Developments to Watch
IN SEATTLE, IT'S RAINING RESEARCH
Surprising findings on AIDS, cancer, woodlands, and birds
More than 5,000 scientists and reporters convened under clear skies in Seattle last week for the annual meeting of the American Association for the Advancement of Science. One headliner: Microsoft Corp. Chairman Bill Gates, whose prophecies were interrupted when his software flopped. Researchers discussed advances in such fields as AIDS, genetics, and birds' migration patterns. Senior Correspondent John Carey and Senior Editor Paul Raeburn report some of the highlights.Return to top
AN AIDS WEAPON FROM A LAB MISHAP
IT WAS TWO YEARS AGO WHEN a researcher at the University of Maryland's Institute of Human Virology in Baltimore thought he had ruined an important experiment. He was injecting mice with cells of Kaposi's sarcoma, an AIDS-related cancer, to see if any of the mice had qualities that could protect them against the tumors. The mistake came when he put males and females in the same cage. The females became pregnant, which changed their hormonal balance and should have spoiled the test.
Instead, something remarkable happened: The pregnant females turned out to be essentially immune to Kaposi's sarcoma. Studies uncovered a class of molecules that shield against the AIDS virus without apparent side effects. The active chemicals, not yet fully identified, are called HCG associated factors, or HAFs. (HCG is a hormone produced early in pregnancy in mice and humans.) Dr. Robert Gallo, director of the Institute of Human Virology, says his staff is racing to identify exactly which HAFs are responsible for the protection.
Not only do HAFs seem to be safe, but they promote the growth of bone marrow, Gallo reports. A research collaborator has demonstrated that, in a handful of cases studied so far, HAFs kill Kaposi's sarcoma cells in human subjects. "These are things we want to bring to clinical use as soon as possible," Gallo says.Return to top
HITTING CANCER WHERE IT HURTS
SINCE THE 1970s, SCIENTISTS have dreamed of zapping cancer with a biological magic bullet. They envisioned an antibody that homes in only on cancer cells to deliver a powerful toxin just to those cells.
The dream may finally come true. Dr. David A. Scheinberg of New York's Memorial Sloan-Kettering Cancer Center announced the first clinical trial using an antibody linked to a source of cancer-zapping radiation. The initial quarry: leukemia.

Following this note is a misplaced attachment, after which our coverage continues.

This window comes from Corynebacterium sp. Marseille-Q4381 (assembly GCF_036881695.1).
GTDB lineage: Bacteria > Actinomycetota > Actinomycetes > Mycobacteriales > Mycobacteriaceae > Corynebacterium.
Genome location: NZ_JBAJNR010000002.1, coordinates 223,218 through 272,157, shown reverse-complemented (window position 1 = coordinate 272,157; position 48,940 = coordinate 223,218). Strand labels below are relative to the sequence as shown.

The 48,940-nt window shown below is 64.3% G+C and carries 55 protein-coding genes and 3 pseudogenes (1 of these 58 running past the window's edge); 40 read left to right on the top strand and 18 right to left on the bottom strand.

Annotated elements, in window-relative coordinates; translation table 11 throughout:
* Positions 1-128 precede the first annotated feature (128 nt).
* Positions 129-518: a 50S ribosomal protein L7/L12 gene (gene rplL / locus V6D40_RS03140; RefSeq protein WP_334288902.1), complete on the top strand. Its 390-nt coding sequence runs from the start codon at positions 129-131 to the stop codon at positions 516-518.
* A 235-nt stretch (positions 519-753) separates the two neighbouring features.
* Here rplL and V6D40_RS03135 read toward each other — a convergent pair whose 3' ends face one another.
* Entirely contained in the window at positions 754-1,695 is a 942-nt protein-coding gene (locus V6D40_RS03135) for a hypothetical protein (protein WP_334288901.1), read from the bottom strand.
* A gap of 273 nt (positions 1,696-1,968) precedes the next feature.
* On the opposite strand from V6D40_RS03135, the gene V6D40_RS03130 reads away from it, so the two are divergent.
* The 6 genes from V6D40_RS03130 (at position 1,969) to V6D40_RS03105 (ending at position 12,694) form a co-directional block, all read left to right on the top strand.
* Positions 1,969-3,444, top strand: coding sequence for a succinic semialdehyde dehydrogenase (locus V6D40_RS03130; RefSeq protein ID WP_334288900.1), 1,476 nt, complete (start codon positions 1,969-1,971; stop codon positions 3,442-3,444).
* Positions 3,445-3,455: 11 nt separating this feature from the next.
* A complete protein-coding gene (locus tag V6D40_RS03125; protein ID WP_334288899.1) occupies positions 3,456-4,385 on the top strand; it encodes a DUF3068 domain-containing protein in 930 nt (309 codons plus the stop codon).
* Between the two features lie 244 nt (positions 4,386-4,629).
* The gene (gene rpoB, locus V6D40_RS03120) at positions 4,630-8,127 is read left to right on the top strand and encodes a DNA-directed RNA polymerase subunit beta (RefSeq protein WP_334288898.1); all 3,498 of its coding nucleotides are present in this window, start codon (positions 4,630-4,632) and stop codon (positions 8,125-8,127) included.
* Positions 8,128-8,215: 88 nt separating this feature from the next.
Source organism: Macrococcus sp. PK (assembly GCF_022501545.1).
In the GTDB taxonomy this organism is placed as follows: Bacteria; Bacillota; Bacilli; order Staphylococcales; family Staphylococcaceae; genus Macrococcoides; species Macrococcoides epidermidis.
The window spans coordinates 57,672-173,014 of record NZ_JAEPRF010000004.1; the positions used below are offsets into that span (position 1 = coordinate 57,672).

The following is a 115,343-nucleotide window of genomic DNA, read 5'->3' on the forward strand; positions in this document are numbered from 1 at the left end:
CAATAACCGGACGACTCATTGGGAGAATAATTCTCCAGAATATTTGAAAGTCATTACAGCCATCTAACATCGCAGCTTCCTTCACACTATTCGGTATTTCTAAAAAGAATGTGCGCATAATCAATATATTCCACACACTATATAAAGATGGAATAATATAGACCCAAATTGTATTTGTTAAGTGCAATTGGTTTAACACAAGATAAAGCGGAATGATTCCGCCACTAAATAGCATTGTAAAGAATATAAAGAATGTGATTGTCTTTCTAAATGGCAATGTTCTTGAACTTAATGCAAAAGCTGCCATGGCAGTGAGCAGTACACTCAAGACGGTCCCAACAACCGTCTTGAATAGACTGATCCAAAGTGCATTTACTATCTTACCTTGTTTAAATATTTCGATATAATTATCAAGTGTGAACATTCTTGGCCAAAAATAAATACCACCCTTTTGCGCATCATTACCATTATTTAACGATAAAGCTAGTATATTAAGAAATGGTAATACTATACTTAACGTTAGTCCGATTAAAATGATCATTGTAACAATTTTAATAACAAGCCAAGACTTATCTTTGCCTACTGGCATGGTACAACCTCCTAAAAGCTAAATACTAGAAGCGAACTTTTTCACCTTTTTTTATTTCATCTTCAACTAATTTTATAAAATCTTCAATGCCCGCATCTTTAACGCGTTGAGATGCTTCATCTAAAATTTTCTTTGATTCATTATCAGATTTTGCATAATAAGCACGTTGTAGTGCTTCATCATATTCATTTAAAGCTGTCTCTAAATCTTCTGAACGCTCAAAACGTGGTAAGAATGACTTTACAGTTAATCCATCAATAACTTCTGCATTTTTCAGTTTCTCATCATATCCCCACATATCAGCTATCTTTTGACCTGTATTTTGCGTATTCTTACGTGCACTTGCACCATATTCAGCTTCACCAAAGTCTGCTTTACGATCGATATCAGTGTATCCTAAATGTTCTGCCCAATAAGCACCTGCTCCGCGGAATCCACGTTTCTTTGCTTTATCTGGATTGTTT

It took years to engineer the antibodies and design a way to attach the right cancer-killing substances. But Protein Design Labs Inc. in Mountain View, Calif., has cooked up an antibody that targets the CD-33 receptor found on leukemia cells. To the antibody, Scheinberg's team attaches bismuth-213, an element that emits alpha-particle radiation, but only for a short time; its so-called half-life is 47 minutes. In preliminary clinical tests, the combination swarmed over leukemia cells without apparent side effects. If this approach snuffs out leukemia, Scheinberg hopes to adapt it for mopping up cancer cells often left in the body after cancer surgery.Return to top
FORESTS: WORTH MORE ALIVE?
THE TOWERING DOUGLAS FIRS and other venerable trees that ring Seattle have been the focus of fierce environmental battles. The question comes down to this: Are the standing trees worth more than the lumber they could yield? Walter V. Reid of the World Resources Institute in Washington argues that natural ecosystems such as the Pacific Northwest forests are the source of products and services that are worth hundreds of millions of dollars, or far more than their lumber value.
The Northwest forests were the source of Taxol, an important new cancer drug extracted from the Pacific yew. Indeed, 57% of the medicines used in the U.S. come from nature's products. And their potential value is rising as it becomes easier to find them. It now costs only $150,000 to screen 10,000 natural extracts for possible pharmaceutical use, Reid says. Stepped-up prospecting is already starting to pay off: A substance called michellamine B was recently extracted from a vine in Cameroon. Laboratory studies suggest it could be effective against AIDS.Return to top